Simmons looks like another Georgia born Spartan destined for big things at MSU and stands out clearly as the best athlete MSU has back there. With the new regime in town, we should expect that Mel Tucker will do a better job of identifying and feeding the best playmakers in his offense again; but when the offense had the chance to tie the game at 28, the Spartans somehow decided to take the ball out of Lombardi's hands (then 20 for 26) and run the ball on 3rd and 4th Down, shocking the bulk of the Spartan Nation that watched this team run the ball in recent years.

On a day filled with mistakes, those play calls sealed the deal for the Spartans' first loss of 2020. The offense did not have a good day, they made too many big mistakes and couldn't get things done when needed most, but their quarterback did get it going a bit and plant a few seeds of hope.

The offense cannot repeat that many critical mistakes if they're going to take a step forward in 2020, and the critical mistakes on the drive that could have tied the game looked too much like the stalled out Spartan Offense of the late 2010s and not enough like a new era.

DEFENSE

Any hope the Spartan D would not have to carry as much of the load early in 2020 went out the window so far and so fast that the defense immediately snapped back into the position they were put in the past few years. After a quick Rutgers start, the defense responded and started to get off the field. As it got deeper into the 3rd, you could sense that MSU had a shot to steal a game they nearly lost in the first 30-minutes, by in large because of the defense that kept them in it.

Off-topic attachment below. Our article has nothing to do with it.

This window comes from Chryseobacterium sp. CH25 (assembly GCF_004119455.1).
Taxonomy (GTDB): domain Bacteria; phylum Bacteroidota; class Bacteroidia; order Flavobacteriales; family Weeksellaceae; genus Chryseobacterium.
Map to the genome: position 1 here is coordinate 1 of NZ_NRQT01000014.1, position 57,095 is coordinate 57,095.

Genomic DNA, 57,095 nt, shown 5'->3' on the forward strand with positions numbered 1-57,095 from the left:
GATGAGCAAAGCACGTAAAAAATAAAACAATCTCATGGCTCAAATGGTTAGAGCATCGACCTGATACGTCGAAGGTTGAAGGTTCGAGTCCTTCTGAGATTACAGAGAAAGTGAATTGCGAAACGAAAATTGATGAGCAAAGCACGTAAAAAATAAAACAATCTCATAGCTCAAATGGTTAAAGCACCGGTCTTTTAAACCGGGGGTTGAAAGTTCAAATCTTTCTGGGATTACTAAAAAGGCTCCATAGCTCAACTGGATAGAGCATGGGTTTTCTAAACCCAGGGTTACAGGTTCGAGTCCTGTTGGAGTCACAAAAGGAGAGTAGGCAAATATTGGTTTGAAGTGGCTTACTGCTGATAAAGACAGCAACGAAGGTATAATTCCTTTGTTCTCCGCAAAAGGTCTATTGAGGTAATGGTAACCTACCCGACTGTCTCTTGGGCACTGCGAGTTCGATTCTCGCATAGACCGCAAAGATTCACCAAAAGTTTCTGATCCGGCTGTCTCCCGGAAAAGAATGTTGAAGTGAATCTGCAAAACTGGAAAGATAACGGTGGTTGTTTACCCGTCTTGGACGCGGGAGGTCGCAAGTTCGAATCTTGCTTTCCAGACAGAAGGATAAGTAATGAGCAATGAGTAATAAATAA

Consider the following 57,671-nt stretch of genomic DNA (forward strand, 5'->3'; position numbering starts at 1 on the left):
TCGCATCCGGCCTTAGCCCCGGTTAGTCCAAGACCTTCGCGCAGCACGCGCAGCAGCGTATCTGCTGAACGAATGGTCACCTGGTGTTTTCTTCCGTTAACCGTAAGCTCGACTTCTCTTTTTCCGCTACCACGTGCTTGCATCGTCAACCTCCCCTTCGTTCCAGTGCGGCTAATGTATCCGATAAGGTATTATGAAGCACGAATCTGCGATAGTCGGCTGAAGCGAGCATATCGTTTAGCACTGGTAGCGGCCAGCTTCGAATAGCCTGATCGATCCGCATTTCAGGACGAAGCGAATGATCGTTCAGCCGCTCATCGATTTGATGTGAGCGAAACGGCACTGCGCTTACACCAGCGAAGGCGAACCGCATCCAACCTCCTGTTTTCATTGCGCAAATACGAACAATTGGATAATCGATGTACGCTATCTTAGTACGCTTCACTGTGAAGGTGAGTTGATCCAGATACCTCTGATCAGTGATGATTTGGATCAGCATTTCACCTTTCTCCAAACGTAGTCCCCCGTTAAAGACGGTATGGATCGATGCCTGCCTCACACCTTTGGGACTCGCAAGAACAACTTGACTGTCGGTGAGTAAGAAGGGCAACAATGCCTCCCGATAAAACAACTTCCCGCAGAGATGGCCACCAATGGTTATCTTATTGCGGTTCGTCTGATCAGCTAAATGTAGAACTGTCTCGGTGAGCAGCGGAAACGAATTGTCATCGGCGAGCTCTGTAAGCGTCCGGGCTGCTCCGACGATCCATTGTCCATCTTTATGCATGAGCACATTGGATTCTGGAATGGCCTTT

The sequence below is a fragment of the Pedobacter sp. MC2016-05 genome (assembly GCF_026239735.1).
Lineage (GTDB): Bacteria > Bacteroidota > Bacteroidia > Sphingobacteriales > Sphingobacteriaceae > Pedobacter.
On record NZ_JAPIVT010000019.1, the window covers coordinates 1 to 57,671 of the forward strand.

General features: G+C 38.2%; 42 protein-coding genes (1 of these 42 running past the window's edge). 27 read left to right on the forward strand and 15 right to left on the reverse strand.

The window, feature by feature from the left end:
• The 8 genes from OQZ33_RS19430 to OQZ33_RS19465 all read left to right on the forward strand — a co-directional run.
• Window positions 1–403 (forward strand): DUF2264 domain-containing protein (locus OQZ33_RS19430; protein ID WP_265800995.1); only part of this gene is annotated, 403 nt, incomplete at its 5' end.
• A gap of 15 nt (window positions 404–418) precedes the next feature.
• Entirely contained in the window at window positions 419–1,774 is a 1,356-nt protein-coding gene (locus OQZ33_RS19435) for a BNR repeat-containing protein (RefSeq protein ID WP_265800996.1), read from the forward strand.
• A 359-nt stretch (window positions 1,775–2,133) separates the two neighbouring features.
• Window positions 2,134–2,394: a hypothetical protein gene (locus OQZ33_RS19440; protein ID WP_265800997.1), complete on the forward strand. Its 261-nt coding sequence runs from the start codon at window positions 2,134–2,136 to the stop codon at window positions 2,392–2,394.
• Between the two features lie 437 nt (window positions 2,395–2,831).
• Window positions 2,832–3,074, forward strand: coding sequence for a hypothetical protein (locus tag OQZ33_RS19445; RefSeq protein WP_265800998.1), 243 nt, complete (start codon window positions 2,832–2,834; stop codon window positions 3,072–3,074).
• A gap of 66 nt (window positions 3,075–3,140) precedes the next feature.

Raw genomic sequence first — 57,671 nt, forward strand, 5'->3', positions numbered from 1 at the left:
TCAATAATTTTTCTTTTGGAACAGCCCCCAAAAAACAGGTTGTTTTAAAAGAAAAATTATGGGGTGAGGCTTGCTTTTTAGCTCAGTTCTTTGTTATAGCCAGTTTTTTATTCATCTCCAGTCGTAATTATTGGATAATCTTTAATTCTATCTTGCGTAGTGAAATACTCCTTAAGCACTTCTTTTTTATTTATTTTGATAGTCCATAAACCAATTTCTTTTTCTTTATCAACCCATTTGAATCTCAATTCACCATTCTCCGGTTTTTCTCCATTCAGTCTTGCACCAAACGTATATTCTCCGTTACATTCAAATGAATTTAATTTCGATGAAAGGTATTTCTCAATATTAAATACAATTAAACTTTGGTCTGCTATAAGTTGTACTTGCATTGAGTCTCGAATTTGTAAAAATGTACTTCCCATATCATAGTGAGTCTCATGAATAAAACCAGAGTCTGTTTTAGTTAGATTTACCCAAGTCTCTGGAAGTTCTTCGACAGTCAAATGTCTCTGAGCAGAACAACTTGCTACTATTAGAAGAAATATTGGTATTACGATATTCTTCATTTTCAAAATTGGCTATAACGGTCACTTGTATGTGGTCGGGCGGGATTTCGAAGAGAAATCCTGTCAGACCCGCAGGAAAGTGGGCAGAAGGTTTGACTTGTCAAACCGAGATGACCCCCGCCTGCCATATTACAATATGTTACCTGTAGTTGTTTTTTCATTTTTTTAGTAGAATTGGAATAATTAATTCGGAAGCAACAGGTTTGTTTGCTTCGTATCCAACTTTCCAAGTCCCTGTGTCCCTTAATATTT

Yet, the defense was put in another tough spot after the incredible play calls on third and fourth Down that stopped the MSU momentum that was bursting after the huge third-quarter turnover. And giving up more than 30-points, regardless of the turnover festival from the offense, will never be up to the Spartan Dawg standard. Yet, there was more good than bad from this unit to open the year.